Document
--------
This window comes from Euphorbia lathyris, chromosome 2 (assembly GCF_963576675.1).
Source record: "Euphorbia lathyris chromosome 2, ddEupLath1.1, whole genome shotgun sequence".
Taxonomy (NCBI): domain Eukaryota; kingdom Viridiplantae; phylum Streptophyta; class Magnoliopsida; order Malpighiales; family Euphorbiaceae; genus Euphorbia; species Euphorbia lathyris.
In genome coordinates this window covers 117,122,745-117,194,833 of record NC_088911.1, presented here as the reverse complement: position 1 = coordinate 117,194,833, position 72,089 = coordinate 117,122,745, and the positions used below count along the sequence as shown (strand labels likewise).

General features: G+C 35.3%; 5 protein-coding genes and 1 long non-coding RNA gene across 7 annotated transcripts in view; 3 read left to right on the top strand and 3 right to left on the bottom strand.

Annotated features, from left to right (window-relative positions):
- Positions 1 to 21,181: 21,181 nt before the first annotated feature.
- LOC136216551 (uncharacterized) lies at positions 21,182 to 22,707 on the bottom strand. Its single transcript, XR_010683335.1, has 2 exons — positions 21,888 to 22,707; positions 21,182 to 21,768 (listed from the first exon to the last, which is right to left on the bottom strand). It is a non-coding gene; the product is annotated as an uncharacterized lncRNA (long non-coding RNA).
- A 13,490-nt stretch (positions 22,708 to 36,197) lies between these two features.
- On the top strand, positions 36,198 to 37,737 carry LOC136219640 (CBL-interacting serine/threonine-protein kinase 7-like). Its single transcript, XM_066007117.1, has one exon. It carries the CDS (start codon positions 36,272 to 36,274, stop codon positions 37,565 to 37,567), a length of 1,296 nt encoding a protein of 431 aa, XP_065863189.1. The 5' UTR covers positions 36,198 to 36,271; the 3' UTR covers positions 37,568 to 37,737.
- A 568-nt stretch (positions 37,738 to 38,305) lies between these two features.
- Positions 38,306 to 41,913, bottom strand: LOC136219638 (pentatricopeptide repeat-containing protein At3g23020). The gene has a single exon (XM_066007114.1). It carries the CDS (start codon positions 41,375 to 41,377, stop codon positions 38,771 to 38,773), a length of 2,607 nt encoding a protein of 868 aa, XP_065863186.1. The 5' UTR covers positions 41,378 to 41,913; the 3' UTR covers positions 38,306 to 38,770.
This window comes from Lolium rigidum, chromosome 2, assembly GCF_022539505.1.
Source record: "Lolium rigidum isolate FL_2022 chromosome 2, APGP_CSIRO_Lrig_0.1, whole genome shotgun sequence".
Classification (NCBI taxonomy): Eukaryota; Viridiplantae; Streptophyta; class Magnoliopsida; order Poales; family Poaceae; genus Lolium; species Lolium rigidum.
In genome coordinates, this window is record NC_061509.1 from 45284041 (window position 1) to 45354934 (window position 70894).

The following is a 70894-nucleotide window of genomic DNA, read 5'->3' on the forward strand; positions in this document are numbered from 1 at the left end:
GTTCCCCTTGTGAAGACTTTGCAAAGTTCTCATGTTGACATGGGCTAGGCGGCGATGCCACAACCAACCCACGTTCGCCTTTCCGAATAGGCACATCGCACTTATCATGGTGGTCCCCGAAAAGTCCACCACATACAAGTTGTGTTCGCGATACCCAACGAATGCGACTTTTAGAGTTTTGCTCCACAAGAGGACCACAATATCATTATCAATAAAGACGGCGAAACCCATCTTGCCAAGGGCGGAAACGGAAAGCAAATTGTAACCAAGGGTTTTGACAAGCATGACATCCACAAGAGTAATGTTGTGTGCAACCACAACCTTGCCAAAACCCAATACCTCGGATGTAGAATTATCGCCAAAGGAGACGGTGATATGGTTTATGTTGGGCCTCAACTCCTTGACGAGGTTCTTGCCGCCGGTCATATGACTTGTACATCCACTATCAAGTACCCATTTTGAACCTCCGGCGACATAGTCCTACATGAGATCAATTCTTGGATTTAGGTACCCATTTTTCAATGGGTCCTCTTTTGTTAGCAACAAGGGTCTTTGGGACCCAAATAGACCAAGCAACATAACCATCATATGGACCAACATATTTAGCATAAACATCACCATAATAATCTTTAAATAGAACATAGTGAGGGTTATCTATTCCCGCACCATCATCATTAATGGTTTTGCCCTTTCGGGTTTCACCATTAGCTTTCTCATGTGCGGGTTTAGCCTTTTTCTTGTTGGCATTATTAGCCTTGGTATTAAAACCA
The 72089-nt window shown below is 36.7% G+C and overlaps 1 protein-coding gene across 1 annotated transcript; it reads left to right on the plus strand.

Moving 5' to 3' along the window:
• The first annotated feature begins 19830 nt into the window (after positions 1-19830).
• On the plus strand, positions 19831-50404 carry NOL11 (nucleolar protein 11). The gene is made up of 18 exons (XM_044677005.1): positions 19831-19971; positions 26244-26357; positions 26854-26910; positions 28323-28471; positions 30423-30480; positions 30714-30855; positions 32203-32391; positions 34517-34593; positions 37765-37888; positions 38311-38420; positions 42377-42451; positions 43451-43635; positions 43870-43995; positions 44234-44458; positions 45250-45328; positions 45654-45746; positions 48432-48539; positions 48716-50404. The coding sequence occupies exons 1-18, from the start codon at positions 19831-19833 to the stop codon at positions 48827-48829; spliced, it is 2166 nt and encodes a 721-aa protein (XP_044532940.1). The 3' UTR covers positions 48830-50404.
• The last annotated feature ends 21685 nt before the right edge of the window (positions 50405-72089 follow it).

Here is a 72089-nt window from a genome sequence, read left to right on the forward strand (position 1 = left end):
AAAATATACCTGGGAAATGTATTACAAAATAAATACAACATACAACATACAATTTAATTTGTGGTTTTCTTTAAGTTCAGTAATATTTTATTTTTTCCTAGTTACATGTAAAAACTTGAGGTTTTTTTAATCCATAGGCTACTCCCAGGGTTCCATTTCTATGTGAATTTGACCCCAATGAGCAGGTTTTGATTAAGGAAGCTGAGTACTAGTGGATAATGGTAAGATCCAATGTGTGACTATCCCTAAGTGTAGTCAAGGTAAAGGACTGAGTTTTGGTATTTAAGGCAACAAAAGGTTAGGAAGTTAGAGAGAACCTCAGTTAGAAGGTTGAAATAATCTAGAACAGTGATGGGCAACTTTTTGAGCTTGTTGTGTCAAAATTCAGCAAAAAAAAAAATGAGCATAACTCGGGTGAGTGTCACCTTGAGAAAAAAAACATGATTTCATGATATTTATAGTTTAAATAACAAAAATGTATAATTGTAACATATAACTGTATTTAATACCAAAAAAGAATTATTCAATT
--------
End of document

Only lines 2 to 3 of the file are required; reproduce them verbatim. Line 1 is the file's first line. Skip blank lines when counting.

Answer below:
Source record: "Euphorbia lathyris chromosome 2, ddEupLath1.1, whole genome shotgun sequence".
Taxonomy (NCBI): domain Eukaryota; kingdom Viridiplantae; phylum Streptophyta; class Magnoliopsida; order Malpighiales; family Euphorbiaceae; genus Euphorbia; species Euphorbia lathyris.